Reaction Paper #3: New Literacies

This week’s readings were the first chapter of A New Literacies Sampler (2007), edited by Lankshear and Knobel (whole thing is available as a pdf), and a program report from The Campaign for Grade-Level reading called “Pioneering Literacy.”

The Campaign for Grade-Level Reading begins their report on “Pioneering Literacy” with a focus on the importance of the environment and parent-child interactions in teaching reading. I like that they make the distinction between the presence of devices and how the technology is used, though I am often skeptical of reported hours of screen time and what is really meant by “60% of white and hispanic preschoolers … have played video games on a console.” There are a lot of value judgements going on in reporting their statistics, and readers will interpret the numbers as good or bad depending on their own personal bias.

Where I think the Campaign goes astray is that by using an old model of “bookspace” and literacy, they limit both the success of kids and limit the use of an iPad. The first point about “bookspace” points to their desire to find authoritative products or programs that will deliver literacy skills in a textual order that is recognizable to their schema for teaching literacy. The key line from Lankshear and Knobel is that “to bring a model of value that ‘belongs’ to a different kind of space is inappropriate and creates an impediment to actualizing the new space.” In other words, it doesn’t make sense to look to iPad apps and websites to reflect traditional approaches to literacy, and by doing so, it limits what that technology might actually be able to teach. For example, an app that does not explicitly teach reading comprehension as traditionally understood may do very well with new literacies, such as recognizing and adapting interaction based on the context, of which reading and understanding is a part. Further, if we look at the Discourse for being a student in school, language is certainly a part of that coordination, but focusing on that alone may not result in the Campaign’s goal for grade-level reading because there are other factors preventing children from marginalized groups from stretching to a secondary Discourse.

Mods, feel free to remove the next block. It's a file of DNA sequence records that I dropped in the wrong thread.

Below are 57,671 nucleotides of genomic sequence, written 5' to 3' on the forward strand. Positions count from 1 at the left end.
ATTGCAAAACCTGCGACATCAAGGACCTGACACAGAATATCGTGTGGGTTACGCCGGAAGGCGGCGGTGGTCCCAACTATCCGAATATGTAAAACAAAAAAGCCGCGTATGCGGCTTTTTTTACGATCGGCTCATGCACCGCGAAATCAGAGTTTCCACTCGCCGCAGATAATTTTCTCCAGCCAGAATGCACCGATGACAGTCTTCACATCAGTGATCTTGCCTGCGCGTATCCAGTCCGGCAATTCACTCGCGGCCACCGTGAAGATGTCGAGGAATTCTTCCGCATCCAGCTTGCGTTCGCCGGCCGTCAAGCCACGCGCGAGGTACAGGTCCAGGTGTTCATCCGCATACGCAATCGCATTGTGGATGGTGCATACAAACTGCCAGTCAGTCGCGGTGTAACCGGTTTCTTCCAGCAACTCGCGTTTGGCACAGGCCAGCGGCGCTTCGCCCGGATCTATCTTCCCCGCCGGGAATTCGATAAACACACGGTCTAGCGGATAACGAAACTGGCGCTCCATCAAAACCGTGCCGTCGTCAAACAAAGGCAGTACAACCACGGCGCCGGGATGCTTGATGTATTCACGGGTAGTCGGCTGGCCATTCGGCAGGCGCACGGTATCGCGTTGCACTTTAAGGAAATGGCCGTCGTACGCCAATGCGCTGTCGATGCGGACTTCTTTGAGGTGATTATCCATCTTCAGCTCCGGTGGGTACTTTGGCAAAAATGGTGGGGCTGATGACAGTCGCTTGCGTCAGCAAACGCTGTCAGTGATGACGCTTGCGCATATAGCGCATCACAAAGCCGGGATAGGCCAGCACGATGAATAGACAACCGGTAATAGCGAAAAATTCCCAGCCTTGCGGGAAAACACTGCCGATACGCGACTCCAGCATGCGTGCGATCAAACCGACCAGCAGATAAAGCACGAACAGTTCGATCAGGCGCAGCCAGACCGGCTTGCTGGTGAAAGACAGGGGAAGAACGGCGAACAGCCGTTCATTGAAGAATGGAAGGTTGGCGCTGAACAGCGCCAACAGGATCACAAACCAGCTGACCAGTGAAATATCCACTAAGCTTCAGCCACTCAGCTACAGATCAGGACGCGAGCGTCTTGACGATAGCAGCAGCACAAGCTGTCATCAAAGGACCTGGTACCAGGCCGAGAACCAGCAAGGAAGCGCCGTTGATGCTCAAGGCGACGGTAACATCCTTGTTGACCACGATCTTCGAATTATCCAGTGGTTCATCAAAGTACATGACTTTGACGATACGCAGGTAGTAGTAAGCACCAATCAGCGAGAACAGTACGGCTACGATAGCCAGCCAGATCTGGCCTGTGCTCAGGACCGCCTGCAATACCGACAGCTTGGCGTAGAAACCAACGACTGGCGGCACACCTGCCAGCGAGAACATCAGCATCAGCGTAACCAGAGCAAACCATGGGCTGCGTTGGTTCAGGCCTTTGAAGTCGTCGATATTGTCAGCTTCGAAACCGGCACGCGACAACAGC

This report reminds me of the early reports on climate change that were trying to convince people that it was a real thing while scientists had already established consensus among themselves long ago. The Campaign may serve a valuable role in helping raise awareness by encouraging intentional use of media by families and educators, but I think they need to reconsider their own understanding of New Media and the “cyberspatial-postindustrial” world to help programs update their mindset, rather than just helping them “technologize.”

“The Gamers of Today May Be the Leaders of Tomorrow”

Rethinking Education

Rethinking Education in the Age of Technology, by Allan Collins and Richard Halverson

I’m preparing for a parent presentation on video games, learning, and kids. It’s a subject I’ve wanted to bring to a parent meeting for a number of years, and I’m excited to finally have it scheduled on the calendar.

Here’s my basic outline:

  1. Inoculate – basically address some of the common objections outright and diffuse potential defensiveness
  2. Reframe the discussion of video games: why do kids like them? (spoiler: it’s not because they are easy)
  3. What can games teach us about learning? (Overview of the research and history of games in learning and flow)
  4. Discuss common ways we denigrate or undervalue gaming, many times without even realizing it

I’m hoping to weave in lots of examples from Minecraftedu and SimCity, since those are the two video games we currently use in our curriculum. (Although it could be argued both of these are not the typical video games people think of. Minecraft is really more of a sandbox/creative tool and SimCity is an open-ended simulation tool.)

Stay tuned for a post of resources for my presentation!

I’m taking this opportunity to return to a book I read last spring, Rethinking Education in the Age of Technology, by Allan Collins and Richard Halverson. Just as with It’s Complicated, I’ll include some quotes, but know that the items that I pulled out specifically relate to my presentation on video games and don’t represent the entirety of the book.

  • My biggest picture observation is that we are in a time of enormous change in the structure of education, and educators have little control of this, which is probably why things are actually changing. Educators are conservative in their practice because of the design of the system. Change is upon us, whether it’s the internet, the computers, the nature of globalization and global problems, or the homeschool communities. I think this is exciting!
  • Watch a kid do math problems for homework. Watch a kid play a video game. When we know they are learning through the video game, why do we still feel in our gut that the math problems are more valuable? How did the popular culture and media so convince us into the idea that school and learning must be serious in order to be effective?

Notes from the book: